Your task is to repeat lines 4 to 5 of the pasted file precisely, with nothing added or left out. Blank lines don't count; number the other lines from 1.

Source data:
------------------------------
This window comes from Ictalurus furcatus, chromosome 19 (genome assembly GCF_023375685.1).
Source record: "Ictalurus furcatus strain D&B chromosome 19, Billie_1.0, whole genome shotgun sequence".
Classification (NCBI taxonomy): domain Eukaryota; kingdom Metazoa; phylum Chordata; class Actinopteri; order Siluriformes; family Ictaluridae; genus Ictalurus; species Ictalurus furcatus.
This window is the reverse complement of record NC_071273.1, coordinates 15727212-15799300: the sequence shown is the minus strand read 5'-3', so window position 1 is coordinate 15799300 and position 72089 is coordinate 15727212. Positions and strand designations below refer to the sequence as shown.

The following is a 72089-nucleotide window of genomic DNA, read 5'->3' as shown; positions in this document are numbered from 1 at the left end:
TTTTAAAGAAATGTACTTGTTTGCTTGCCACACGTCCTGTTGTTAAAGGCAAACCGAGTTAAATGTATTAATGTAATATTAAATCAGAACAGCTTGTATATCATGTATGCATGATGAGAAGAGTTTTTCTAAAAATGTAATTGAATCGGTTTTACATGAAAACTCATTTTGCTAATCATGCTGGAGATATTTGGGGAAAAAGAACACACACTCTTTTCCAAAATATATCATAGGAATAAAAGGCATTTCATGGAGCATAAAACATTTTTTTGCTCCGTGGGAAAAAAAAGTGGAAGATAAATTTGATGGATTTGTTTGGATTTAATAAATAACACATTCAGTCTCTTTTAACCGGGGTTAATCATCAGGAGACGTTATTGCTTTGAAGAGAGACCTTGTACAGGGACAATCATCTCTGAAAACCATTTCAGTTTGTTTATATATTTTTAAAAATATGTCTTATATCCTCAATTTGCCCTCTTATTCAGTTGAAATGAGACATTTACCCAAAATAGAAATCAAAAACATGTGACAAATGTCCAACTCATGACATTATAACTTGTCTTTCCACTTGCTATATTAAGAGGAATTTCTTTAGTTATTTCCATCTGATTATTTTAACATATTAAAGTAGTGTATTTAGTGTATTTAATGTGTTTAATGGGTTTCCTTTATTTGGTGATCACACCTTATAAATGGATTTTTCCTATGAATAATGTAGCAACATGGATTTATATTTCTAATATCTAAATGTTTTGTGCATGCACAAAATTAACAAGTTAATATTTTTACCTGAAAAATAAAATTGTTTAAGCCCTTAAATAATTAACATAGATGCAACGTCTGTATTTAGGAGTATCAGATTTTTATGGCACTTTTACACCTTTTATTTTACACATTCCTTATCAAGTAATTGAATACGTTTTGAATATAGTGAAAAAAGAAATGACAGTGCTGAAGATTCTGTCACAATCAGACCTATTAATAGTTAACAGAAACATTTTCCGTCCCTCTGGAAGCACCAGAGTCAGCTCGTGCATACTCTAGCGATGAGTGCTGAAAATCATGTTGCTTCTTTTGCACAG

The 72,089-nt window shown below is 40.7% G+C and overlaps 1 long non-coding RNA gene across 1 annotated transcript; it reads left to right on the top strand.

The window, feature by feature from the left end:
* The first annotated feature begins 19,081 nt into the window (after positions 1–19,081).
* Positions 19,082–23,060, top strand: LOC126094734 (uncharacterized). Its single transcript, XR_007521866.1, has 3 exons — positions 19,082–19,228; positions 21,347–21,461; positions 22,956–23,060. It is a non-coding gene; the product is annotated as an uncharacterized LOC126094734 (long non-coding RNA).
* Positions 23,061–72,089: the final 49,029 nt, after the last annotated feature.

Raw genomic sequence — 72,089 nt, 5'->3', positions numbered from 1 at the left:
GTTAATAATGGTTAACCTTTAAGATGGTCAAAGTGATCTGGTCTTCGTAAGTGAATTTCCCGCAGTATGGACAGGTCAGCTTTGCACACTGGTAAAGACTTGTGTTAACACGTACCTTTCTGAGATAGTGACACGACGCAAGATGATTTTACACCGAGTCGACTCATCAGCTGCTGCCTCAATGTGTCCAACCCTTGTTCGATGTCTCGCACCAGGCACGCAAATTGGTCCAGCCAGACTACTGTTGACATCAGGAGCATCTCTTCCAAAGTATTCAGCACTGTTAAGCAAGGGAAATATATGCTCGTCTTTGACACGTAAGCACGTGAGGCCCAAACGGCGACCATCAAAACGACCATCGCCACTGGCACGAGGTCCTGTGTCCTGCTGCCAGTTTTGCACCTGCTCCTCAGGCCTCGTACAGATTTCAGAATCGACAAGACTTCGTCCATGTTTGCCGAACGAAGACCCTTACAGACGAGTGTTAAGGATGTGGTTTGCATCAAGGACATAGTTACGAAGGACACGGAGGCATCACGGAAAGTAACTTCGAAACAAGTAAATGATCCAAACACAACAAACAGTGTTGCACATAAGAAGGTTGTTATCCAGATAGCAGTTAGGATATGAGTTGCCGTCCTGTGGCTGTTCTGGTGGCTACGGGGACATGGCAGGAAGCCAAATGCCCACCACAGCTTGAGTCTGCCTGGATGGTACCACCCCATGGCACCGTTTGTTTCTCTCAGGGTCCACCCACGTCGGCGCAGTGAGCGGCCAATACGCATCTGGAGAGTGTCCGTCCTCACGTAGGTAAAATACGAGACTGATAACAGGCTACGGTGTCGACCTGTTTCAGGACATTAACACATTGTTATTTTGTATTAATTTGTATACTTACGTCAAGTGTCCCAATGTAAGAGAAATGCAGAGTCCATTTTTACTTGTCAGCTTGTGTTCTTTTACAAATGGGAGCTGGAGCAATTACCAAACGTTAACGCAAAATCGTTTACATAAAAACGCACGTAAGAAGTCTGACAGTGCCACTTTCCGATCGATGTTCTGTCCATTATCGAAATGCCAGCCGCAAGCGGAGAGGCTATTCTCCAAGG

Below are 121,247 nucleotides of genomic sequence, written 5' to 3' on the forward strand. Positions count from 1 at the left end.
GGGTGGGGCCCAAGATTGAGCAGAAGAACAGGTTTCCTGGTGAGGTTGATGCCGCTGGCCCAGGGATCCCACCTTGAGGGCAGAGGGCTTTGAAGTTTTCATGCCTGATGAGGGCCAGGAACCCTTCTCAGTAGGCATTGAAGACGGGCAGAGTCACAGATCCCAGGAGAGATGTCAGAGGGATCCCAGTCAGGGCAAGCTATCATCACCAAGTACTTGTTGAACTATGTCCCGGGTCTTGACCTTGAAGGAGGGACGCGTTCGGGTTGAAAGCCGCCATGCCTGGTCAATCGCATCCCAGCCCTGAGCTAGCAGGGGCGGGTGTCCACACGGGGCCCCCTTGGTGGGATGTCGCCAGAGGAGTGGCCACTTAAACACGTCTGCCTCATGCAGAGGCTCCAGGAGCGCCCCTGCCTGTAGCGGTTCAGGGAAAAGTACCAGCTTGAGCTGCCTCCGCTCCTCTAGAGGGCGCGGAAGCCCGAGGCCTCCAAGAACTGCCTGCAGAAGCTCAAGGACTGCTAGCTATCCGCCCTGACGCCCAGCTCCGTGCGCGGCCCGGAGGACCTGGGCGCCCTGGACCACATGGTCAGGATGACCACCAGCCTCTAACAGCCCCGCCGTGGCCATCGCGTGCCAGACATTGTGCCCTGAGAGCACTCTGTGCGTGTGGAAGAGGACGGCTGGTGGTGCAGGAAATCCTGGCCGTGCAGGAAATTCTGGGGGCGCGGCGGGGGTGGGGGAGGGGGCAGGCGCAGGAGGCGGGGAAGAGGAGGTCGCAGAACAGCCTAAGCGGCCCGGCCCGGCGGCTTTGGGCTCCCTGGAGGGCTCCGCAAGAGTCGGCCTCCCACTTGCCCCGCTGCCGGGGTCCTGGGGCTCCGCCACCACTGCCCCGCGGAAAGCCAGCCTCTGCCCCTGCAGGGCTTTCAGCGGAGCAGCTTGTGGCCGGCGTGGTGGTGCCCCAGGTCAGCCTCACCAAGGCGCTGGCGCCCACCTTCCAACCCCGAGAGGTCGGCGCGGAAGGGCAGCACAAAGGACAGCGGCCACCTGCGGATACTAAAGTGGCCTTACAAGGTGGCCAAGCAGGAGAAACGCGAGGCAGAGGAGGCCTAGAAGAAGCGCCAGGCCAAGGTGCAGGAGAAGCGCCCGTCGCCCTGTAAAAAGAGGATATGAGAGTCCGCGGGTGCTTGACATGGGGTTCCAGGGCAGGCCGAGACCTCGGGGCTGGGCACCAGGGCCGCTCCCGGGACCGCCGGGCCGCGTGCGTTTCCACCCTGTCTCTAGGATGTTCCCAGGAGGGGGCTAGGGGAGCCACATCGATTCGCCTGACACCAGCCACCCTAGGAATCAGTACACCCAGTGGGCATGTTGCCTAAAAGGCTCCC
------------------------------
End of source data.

This window is the reverse complement of record NC_071273.1, coordinates 15727212-15799300: the sequence shown is the minus strand read 5'-3', so window position 1 is coordinate 15799300 and position 72089 is coordinate 15727212. Positions and strand designations below refer to the sequence as shown.

The following is a 72089-nucleotide window of genomic DNA, read 5'->3' as shown; positions in this document are numbered from 1 at the left end: